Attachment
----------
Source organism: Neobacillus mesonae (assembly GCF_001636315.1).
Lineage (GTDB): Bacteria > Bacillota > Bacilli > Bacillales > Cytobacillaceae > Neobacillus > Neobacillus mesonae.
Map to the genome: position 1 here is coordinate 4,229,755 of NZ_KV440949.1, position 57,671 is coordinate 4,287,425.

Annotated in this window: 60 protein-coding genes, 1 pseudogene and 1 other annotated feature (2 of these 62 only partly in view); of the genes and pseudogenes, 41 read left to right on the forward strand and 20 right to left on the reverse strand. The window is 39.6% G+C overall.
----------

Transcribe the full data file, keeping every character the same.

Source organism: Neobacillus mesonae (assembly GCF_001636315.1).
Lineage (GTDB): Bacteria > Bacillota > Bacilli > Bacillales > Cytobacillaceae > Neobacillus > Neobacillus mesonae.
Map to the genome: position 1 here is coordinate 4,229,755 of NZ_KV440949.1, position 57,671 is coordinate 4,287,425.

Annotated in this window: 60 protein-coding genes, 1 pseudogene and 1 other annotated feature (2 of these 62 only partly in view); of the genes and pseudogenes, 41 read left to right on the forward strand and 20 right to left on the reverse strand. The window is 39.6% G+C overall.